I constructed three nearly identical reinforced concrete beams to show how this works, and I let them cure for about a week. The first one only has steel rebar as reinforcement. I’m using my hydraulic press to test out the strength of each beam and see how it performs prior to failure. And I’m using tons as a measurement of force on these beams, just because that’s what the gauge says, but the units are completely arbitrary to the demo. (If you prefer SI [Système Internationale, or the metric system], just pretend these are metric tonnes.) 

As I increase the load on the beam, you see cracks starting at only around 3 tons. These cracks form because steel stretches a little bit as it takes up the tensile stress in the concrete. The beam is holding the load just fine and isn’t even close to failure, but concrete can’t stretch along with the steel so it has to crack. You can imagine how these cracks could let water and air into contact with the reinforcement and eventually deteriorate the concrete. 

(Those cracks are the important part of this demo, but I went ahead and increased the load until the beam failed because, hey, that’s what hydraulic presses are good for right?) 

For these next two beams, I included fibers in the concrete mix: one beam has steel fibers and the other has glass fibers. The steel rebar and fibers team up to resist tensile stresses in the beams. The rebar provides large scale reinforcement to resist tension across the entire structural member, and the fibers provide small scale reinforcement to resist localize tension that causes cracking.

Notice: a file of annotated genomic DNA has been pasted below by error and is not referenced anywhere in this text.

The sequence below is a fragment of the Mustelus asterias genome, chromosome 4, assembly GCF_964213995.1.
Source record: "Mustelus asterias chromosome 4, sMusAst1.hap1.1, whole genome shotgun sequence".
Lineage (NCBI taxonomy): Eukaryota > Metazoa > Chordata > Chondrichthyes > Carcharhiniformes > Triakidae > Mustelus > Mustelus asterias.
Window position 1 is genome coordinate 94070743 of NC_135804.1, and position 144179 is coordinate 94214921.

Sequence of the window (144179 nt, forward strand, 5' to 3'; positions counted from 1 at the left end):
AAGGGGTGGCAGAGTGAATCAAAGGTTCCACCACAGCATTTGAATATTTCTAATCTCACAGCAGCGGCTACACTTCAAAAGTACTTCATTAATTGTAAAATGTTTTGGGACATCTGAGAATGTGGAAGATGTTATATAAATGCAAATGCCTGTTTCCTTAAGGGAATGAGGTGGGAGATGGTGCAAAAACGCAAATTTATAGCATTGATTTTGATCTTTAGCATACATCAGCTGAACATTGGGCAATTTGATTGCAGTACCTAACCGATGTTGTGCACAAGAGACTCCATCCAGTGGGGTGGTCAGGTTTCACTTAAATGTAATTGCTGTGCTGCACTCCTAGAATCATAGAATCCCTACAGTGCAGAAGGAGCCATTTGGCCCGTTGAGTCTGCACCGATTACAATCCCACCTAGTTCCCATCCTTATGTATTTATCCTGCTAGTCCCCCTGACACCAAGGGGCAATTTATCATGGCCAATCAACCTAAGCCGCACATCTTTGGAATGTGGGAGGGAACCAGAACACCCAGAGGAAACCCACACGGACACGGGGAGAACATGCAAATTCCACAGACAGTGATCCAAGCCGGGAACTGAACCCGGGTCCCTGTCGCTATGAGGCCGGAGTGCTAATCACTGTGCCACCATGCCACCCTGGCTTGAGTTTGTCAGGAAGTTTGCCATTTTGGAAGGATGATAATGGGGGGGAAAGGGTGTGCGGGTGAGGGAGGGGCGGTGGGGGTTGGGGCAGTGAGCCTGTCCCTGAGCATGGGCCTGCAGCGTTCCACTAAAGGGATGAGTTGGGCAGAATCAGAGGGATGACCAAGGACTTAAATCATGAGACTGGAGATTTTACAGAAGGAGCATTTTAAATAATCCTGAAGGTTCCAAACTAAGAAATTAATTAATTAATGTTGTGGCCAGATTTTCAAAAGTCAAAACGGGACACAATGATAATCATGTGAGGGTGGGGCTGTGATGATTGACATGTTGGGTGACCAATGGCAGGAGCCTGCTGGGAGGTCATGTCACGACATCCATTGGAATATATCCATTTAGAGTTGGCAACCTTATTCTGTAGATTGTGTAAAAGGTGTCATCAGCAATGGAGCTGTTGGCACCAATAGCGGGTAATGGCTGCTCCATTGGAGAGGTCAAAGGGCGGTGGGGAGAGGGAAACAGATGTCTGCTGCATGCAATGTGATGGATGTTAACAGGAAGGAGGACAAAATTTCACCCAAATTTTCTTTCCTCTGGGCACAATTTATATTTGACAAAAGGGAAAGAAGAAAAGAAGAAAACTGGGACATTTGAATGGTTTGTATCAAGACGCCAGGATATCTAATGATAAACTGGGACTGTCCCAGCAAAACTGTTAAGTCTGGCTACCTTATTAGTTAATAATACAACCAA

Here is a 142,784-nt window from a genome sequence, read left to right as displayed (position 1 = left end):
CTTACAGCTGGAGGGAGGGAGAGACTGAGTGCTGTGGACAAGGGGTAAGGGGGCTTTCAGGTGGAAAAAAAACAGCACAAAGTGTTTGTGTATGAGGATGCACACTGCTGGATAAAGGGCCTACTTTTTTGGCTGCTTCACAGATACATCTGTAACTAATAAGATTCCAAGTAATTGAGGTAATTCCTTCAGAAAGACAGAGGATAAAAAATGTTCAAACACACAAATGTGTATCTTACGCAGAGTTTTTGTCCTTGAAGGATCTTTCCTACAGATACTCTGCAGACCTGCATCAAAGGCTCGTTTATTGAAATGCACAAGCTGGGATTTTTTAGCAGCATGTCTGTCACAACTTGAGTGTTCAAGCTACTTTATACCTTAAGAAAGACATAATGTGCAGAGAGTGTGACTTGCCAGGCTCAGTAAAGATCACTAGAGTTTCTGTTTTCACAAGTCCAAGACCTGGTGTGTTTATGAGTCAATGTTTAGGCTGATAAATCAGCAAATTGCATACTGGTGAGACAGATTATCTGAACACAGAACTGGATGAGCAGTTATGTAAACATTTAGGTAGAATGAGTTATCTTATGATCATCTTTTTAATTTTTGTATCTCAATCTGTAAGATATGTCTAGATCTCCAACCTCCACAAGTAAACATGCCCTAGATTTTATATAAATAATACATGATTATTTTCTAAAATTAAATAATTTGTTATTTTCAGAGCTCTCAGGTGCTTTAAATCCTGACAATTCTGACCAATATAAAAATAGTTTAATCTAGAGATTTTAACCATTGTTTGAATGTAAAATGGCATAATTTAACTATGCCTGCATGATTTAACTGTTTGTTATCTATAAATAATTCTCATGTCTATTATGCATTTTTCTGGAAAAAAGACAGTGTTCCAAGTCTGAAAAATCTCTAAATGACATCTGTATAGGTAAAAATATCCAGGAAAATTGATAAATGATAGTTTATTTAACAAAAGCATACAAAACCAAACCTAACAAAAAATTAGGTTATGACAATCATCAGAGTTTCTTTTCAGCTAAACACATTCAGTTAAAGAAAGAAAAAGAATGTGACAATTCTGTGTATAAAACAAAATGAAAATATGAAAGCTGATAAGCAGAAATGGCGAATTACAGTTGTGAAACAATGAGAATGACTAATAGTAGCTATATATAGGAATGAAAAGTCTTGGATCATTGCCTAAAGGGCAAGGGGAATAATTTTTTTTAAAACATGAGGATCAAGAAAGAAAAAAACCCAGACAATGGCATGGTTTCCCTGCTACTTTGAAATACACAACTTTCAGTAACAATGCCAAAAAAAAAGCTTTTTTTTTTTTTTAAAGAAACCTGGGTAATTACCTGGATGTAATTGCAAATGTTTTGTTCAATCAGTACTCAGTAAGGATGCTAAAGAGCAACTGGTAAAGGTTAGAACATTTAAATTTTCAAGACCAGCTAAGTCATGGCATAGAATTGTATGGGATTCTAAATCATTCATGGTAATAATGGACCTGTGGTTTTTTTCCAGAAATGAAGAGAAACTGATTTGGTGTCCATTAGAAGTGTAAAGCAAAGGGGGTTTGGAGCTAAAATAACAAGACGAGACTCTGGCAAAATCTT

When I load these beams to 3 tons, you can’t see a single crack. In fact, for both of these beams, I didn’t see any cracks form until almost double that. and even then the cracks were much smaller. Both beams failed at about the same load as the first, one, which I expected. Like I said, the fibers don’t really add much overall strength to the beam, but you can easily see they could go a long way in preventing corrosion of steel rebar. 

Alternatives to Steel Rebar

You may be wondering why are we even using steel for reinforcement at all? Steel is relatively inexpensive, well-tested, and strong, but there are lots of other materials that with excellent mechanical properties that don’t face this issue of corrosion. For very corrosive environments, we sometimes use epoxy-coated rebar or even stainless steel, but there are some emerging alternatives like Fiber Reinforced Polymers or FRP bars. This is reinforcement made of basalt, remelted volcanic rock forced through tiny nozzles to create fibers that are extremely strong. 

Options like this often cost more than steel rebar, in some cases a lot more. But, the major impediment to the use of these newer, more innovative types of reinforcement isn’t just the cost. It’s easy to see that those additional costs may be offset by the increased lifespan of the concrete. Another inhibition comes simply from the lack of widespread use. Innovation happens slowly in civil engineering because the consequences of failure are so high. Gaining confidence in a design has as much to do with engineering theory as it does to simply seeing how well similar designs have performed in the past.

But many engineering disasters have come not at the expense of bad design, but actually bad maintenance, so long-term durability can be just as important to public safety as other design criteria. We’ll certainly be seeing more innovative ways to reinforce concrete in the future, including the options I mentioned in this video.

Thank you for watching, and let me know what you think!

 

—This video is from Practical Engineering's YouTube channel, which has a lot more engineering explainer videos.